I’ve blogged before about my advice to less experienced writers. I tend to let other people give writing advice, mostly because it’s all been said before. But every once in a while I come across a piece of advice that I don’t think has been covered… like this one:
You are going to get a lot of unasked for advice. Writing a book is a lot like parenting in that respect. And when your first book hits the shelves and you start to get a few reviews, you aren’t going to be able to stop yourself from reading them.
And the criticism? It gets under your skin in the weirdest ways. You’ll start second guessing everything you write after reading a complete stranger’s opinion on your book. You’ll have had editors who believed in your book, possibly an agent who believed in it, a publishing house who was willing to financially back that book, all sorts of readers who thoroughly enjoyed that book… and one stranger who says something critical about your execution.
I’m not saying there is nothing to learn from reviews. If you hear the same thing often enough, it might be worth looking at… but even so, there are hugely successful authors who I don’t personally like to read. One author, who I won’t name, just seems to ramble for 600 pages and then end. There is no climax to the story, no real point to it. It drives me crazy, but there are obviously a million readers or more who disagree with me. Should she get bent out of shape because of my opinion? Obviously not!
And you shouldn’t question yourself because of someone else’s opinion, either. There are plenty of reasons you might get a mediocre or downright bad review:
- they don’t like your type of fiction
- they were tired
- they just couldn’t connect with your story, for some reason or other
- they were expecting something different and felt disappointed instead of pleasantly surprised
Just like you can’t be everyone’s best friend, you can’t be everyone’s favourite author. You’re writing for your audience, not for the whole world. And that said, reviewers are incredibly important in the writing community! They need to do their job without author meddling.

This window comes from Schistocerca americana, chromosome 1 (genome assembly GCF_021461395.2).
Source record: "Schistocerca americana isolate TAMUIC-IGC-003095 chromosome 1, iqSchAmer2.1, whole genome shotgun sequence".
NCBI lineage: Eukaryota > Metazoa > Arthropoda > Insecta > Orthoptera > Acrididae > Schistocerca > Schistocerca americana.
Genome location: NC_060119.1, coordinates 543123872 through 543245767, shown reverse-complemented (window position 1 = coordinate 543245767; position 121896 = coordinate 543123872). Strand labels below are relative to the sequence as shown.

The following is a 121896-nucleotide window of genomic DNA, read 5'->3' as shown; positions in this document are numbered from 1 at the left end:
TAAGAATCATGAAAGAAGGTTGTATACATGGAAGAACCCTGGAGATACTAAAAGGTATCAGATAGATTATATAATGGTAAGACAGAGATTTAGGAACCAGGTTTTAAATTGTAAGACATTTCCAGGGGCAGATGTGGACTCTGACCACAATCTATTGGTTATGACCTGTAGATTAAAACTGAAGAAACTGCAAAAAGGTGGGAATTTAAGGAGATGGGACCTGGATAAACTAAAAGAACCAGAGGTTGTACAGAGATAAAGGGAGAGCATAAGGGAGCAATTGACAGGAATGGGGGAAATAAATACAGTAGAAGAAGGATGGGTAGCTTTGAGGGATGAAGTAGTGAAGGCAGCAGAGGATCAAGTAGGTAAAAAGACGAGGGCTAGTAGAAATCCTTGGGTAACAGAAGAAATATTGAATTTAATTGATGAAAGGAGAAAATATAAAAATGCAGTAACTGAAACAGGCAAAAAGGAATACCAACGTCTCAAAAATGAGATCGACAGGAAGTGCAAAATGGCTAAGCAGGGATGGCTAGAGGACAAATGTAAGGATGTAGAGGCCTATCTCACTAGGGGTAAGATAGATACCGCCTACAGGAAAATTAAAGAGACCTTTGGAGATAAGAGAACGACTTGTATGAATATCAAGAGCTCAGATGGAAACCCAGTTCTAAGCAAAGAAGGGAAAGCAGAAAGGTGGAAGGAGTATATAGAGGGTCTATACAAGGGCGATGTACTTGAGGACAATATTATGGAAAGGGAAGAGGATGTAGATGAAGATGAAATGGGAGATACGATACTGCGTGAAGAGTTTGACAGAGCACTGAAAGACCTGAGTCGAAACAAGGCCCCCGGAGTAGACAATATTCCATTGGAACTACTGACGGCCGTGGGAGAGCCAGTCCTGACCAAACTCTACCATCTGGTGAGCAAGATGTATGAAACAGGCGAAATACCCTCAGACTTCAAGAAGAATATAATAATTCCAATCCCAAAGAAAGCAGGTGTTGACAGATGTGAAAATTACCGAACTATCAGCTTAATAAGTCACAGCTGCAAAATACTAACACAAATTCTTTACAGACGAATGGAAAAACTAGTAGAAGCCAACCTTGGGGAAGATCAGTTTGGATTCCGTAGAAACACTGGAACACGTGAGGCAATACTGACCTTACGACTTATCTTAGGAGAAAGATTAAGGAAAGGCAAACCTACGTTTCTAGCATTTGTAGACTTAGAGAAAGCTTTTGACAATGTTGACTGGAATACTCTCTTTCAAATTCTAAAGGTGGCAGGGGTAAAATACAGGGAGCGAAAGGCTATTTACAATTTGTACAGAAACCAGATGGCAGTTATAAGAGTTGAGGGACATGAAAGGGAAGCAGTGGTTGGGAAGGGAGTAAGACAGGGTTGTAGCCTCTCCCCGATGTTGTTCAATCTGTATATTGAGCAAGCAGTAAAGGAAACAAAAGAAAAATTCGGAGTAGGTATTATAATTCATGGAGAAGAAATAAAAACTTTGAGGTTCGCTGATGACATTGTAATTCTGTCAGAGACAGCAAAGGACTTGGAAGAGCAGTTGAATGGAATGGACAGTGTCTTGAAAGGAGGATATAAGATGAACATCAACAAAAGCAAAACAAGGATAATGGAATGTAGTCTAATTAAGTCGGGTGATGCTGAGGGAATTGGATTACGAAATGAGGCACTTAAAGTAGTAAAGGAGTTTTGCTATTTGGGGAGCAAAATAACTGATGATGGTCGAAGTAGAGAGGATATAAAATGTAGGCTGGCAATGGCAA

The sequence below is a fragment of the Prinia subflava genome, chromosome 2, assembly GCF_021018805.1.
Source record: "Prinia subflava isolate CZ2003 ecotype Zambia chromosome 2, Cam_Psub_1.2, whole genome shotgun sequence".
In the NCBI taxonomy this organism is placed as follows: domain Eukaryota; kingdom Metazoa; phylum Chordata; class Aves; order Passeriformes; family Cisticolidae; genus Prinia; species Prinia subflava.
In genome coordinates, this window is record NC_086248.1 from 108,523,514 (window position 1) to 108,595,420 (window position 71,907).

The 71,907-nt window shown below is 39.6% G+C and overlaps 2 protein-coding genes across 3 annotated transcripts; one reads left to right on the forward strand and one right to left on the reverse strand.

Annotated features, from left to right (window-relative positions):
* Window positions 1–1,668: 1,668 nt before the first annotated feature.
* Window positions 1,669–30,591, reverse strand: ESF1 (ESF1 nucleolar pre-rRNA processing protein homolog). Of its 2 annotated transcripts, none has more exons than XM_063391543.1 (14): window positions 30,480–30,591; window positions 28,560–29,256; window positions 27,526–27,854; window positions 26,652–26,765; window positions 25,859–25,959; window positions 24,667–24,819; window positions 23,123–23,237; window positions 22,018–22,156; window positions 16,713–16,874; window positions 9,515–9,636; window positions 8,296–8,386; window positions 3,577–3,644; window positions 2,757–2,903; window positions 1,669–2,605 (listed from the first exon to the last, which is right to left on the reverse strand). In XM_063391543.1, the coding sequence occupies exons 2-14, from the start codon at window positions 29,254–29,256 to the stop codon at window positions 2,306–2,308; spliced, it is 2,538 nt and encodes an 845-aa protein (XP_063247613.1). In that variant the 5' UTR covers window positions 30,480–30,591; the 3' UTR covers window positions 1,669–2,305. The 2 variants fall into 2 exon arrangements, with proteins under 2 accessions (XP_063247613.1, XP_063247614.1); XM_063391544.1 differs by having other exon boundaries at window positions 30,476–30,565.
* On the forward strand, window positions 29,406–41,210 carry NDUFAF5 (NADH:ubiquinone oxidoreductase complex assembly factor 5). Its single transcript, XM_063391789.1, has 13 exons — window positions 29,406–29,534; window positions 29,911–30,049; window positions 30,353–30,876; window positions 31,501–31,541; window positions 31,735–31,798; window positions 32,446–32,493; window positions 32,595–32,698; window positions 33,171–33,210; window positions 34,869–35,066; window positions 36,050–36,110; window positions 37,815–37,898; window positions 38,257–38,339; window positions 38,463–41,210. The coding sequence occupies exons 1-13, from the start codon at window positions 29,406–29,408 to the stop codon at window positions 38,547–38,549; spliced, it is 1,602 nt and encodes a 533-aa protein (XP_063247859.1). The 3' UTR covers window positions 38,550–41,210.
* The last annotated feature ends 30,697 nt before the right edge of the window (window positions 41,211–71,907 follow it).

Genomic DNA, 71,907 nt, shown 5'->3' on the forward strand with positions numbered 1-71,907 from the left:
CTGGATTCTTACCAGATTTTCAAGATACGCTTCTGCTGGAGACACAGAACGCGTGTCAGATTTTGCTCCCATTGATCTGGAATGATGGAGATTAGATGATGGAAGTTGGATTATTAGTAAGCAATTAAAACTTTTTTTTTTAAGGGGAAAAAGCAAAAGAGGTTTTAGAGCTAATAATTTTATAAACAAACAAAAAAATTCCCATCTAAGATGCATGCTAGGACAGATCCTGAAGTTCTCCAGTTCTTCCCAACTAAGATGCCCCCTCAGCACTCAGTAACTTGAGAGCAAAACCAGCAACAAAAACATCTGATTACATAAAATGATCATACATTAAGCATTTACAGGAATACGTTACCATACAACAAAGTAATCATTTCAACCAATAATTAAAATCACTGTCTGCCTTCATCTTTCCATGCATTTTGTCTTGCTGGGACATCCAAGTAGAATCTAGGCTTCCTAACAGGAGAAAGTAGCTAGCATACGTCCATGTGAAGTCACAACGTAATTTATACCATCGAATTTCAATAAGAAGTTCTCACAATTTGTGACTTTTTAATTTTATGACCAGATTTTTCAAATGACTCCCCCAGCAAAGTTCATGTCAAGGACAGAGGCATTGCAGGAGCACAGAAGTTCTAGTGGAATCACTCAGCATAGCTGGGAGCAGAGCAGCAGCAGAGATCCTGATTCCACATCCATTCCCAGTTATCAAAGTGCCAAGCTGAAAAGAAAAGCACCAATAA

So how do you decide if you should take criticism to heart? By asking yourself: Would I go to this person for career advice? Would I seek them out?
If the answer is no, then move on and do your best to put it out of your mind. Because you don’t need any more blocks in your brain as you work on your next manuscript. You might not be everyone’s favourite author, but you will be someone’s!
And as you gain more experience, you’ll probably read fewer of those reviews. Just a hunch. 😉 And that is MY unrequested advice. Take it for what it’s worth.
For the Amish, the day after Christmas is for family, feasting, and exchanging simple gifts. And for three different couples, it will bring another precious chance for love . . .
THEIR SECOND CHANCE
New York Times and USA Today Bestselling Author Shelley Shepard Gray
Amish nanny Hannah Eicher never thought she’d ever see Rob Prince again. There was no way a relationship between her and the handsome English fireman could overcome her family’s objections—and their personal differences. But when he saves her from a sudden blaze, Hannah longs to see if they can turn holiday hope into a lifetime of happiness . . .
HIS AMISH ANGEL * Patricia Johns
She’s too outspoken to be a proper Amish wife. So as advice columnist “Miss Amish,” Maggie Lapp helps Amish and English with their romantic problems. But when her tradition-minded former fiancé accidentally reveals her secret, Maggie will need more than a miracle to make things right—and find a perfect love for all the Christmases to come . . .
AN HEIRLOOM CHRISTMAS * Virginia Wise
Rachel Miller won’t let her disability keep her from selling heirloom plants and proving she can be independent. She certainly doesn’t need reckless Joseph Webber working at her greenhouse to pay off a disastrous Rumspringa stunt. But she and Joseph have more in common than they think—and their surprising holiday partnership might just blossom into forever joy . . .